Interim studies are in-depth policy analyses conducted by Senators and legislative staff between sessions. The format of these studies can vary but typically they involve meetings with interested parties and can include a Legislative committee hearing in the fall. Often, the results of these studies become bills that are introduced the following session. For example, two of the bills I introduced this session, LB 429 and LB 368, were the result of interim studies conducted by Senator Heath Mello in previous years.
Senators can introduce interim study resolutions until Day 80 during long sessions like this year and Day 50 during short sessions (next year). Like other types of legislation, resolutions are referred to committees once introduced. Once the deadline for introducing interim study resolutions has passed, committees prioritize these resolutions and determine which resolutions will receive a public hearing during the interim.
This week I introduced LR 170, an interim study to research the impact of the requirement that child care providers carry liability insurance. The study will focus on small in-home day care centers that care for four to eight children in the child care provider’s own home. Our research will include an examination of the costs associated with obtaining and maintaining liability insurance for these smaller centers and discussions with in-home child care providers. If you provide daycare in your home, or know someone who might be interested in discussing their experiences with us, please contact me via email or phone.
I have also begun work on an interim study that focuses on issues surrounding military bases and military families. More information about this study (and results) will be forthcoming in the weeks ahead.
Birchcrest Elementary Visits the Capitol
On Monday morning, I visited with fourth grade students from Birchcrest Elementary School before their tour of the State Capitol. My administrative aide, Brennen, filmed a short Vine video of their visit. To see the video, and others from the session, please visit the following link: https://vine.co/v/bP7KLjHa9Xn
School Funding Debate Stalls
One of the major issues that the Legislature will struggle with this session is how to adjust the state equalization aid to schools (TEEOSA) after a few years of heavy cuts. The Education Committee struggled to resolve the interests of small schools and large schools and did not come to a consensus. The bill we debated had come to the floor with a divided committee vote. I worked with other Senators to make sure that the concerns and needs of children in Bellevue and other urban districts were considered as part of our discussion about how best to serve all children of the state. After a few hours of debate, the bill was pulled for further “off the floor” deliberation. As Bellevue’s federal impact aid declines due to sequestration and our drop from “highly impacted” to “impacted,” TEEOSA state aid becomes all the more important. The TEEOSA formula also shapes how the money (and how much money) is distributed to schools in the Learning Community.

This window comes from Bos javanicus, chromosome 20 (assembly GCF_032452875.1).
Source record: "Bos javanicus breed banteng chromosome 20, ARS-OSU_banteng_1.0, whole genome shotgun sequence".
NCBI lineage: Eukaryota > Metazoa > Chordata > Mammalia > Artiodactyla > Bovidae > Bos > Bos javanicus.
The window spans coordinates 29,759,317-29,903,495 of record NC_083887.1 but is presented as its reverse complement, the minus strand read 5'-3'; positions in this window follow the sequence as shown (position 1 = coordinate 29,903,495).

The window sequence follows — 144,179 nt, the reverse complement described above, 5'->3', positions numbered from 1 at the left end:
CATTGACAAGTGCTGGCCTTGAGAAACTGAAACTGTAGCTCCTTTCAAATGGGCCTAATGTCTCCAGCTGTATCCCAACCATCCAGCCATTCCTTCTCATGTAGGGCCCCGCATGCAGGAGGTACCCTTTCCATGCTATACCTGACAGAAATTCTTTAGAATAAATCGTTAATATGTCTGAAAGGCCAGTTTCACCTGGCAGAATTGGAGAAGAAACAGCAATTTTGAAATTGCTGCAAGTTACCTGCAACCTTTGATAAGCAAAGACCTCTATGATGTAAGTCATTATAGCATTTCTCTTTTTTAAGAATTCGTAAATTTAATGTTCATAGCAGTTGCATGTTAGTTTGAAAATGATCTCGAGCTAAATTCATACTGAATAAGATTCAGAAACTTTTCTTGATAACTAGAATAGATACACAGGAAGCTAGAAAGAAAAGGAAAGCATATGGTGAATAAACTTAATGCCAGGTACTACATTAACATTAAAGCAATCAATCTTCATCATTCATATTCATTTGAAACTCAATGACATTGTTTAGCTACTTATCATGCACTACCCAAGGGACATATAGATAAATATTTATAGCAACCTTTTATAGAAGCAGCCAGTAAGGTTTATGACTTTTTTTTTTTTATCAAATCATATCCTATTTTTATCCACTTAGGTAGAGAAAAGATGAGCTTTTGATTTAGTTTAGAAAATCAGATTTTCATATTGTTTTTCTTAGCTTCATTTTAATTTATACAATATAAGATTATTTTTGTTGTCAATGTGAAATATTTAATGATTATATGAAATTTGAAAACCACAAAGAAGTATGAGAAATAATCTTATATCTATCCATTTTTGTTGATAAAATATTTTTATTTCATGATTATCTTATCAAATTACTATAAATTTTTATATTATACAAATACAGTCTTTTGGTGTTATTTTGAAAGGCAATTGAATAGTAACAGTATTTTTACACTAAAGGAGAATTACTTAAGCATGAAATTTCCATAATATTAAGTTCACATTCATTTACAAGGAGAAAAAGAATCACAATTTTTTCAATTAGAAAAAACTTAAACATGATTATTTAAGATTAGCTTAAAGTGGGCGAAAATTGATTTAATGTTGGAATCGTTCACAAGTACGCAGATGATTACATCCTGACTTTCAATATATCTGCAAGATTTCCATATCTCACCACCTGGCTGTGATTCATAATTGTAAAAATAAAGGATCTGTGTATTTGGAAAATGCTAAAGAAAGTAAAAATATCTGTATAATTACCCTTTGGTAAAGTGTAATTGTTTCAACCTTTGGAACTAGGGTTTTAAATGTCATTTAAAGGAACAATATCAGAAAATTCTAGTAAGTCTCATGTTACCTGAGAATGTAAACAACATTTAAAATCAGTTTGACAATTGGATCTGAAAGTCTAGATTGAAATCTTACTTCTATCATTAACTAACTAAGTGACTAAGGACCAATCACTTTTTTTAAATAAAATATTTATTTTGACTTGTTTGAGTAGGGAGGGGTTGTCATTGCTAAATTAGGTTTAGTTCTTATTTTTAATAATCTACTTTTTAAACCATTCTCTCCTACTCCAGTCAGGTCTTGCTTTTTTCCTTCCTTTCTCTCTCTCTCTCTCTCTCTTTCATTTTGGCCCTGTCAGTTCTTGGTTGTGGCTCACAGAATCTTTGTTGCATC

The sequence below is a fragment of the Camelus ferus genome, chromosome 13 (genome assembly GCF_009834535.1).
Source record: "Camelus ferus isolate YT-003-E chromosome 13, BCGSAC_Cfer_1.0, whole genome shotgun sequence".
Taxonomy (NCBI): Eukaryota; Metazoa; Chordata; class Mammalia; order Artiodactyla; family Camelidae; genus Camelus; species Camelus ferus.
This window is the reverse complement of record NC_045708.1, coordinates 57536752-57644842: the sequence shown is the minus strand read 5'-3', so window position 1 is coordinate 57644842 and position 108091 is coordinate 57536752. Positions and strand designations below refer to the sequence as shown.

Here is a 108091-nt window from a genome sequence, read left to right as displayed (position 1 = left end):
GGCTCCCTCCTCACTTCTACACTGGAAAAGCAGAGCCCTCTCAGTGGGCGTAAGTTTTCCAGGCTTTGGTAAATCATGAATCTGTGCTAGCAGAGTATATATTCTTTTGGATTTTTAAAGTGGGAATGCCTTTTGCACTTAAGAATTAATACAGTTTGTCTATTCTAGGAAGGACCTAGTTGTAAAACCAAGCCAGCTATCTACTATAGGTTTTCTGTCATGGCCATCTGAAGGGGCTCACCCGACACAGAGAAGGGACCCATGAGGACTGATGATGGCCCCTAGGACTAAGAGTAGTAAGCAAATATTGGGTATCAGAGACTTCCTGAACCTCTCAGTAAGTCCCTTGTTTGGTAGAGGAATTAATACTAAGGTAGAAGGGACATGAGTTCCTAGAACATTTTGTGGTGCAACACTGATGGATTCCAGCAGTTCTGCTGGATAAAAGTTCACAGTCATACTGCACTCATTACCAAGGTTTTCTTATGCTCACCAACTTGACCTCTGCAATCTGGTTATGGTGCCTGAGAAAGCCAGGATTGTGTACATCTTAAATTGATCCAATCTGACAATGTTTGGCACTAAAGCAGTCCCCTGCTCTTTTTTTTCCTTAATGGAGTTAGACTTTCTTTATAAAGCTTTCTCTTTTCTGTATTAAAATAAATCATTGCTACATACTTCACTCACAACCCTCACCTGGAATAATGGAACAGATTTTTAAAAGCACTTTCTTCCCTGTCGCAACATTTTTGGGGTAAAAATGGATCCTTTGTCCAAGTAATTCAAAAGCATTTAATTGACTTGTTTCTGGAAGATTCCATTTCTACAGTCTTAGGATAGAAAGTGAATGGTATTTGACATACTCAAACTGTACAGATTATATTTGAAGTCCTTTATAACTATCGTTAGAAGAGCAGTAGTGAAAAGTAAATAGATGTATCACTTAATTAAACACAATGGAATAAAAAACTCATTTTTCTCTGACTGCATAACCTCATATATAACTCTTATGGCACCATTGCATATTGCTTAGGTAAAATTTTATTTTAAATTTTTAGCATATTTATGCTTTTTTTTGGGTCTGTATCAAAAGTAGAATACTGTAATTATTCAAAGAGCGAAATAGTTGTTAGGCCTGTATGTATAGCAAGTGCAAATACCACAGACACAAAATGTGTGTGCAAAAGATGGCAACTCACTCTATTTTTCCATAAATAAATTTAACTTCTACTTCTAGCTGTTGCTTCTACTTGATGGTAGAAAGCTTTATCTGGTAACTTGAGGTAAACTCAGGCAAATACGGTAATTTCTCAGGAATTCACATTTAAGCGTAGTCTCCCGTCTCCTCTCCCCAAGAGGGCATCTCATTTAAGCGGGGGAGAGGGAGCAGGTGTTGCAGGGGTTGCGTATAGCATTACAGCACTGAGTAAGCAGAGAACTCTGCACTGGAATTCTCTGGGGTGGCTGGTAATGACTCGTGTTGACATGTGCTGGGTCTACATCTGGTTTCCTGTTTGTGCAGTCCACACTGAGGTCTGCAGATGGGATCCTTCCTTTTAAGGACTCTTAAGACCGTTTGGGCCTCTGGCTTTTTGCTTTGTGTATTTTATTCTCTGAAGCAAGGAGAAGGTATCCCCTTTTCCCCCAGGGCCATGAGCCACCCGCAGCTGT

Wind Energy Bill Advances
A bill to add renewable energy projects to our economic development tax incentive program passed with 30 votes on Wednesday after about 3 hours of debate. The bill targets large wind energy projects. Another wind energy bill coming up later in the session focuses on broadening incentives for smaller and more community-based projects. Sponsors of both bill emphasized the importance of encouraging both types of wind energy development.
A legislative resolution is a type of legislation that can be introduced by Senators during the session. One type of resolution is congratulatory or ceremonial in nature. Senators can introduce these congratulatory or ceremonial resolutions at any time throughout the session. Bills that change statute (the bills we debate on the floor) can only be introduced within the first ten days of session. I have introduced several resolutions this session so far, including one recognizing the accomplishments of Bellevue University’s former coach and Athletics Hall of Fame inductee Jerry Mosser.
This week I also introduced two resolutions congratulating the students involved in Nebraska’s Science Olympiad tournament last weekend. The first recognized Bellevue’s Mission Middle School team which placed first and will travel to Dayton, Ohio to participate in the national tournament next month. The second resolution recognized Bellevue East and Bellevue West teams which placed second and third, respectively, in the High School division. Lewis and Clerk Middle School and Logan Fontenelle Middle School also participated and placed in the top four for the Middle School division. Congratulations to all the winners!
In the District
On Sunday afternoon, I joined many Bellevue residents and Green Bellevue to celebrate Earth Day. Despite the chilly day, the turnout was great. The theme of the day was “Do Your Part.” Green Bellevue did a wonderful job organizing a run and many booths where everyone could learn more about how we can each do our part to improve the environment. I joined Mayor Rita Sanders and City Councilman Don Preister for the closing ceremony. The ceremony included award presentation to local residents who are “doing their part” to keep Bellevue a vibrant and environmentally conscious community. It was great to recognize their efforts and to see so many families at Sunday’s event!
Altrusa’s Spring Fundraiser and Luncheon will be held this Saturday at Bellevue University. The silent auction begins at 10:00 AM and the formal program begins at 10:45 AM. Altrusa members have been working hard on this event and I look forward to seeing many of you there!
Did you find a long-forgotten treasure while cleaning out your attic or garage this Spring? If so, consider bringing it to the Sarpy County Museum on Sunday to find out what that antique clock might really be worth. The museum, at 2402 Clay Street, will be open from 2:00 to 4:00 PM on Sunday for locals to bring their antiques and have them appraised by experts–similar to the TV program “Antiques Roadshow.” The program is free to the public, although donations are welcome, and appraisals are limited to two items per person. Good luck!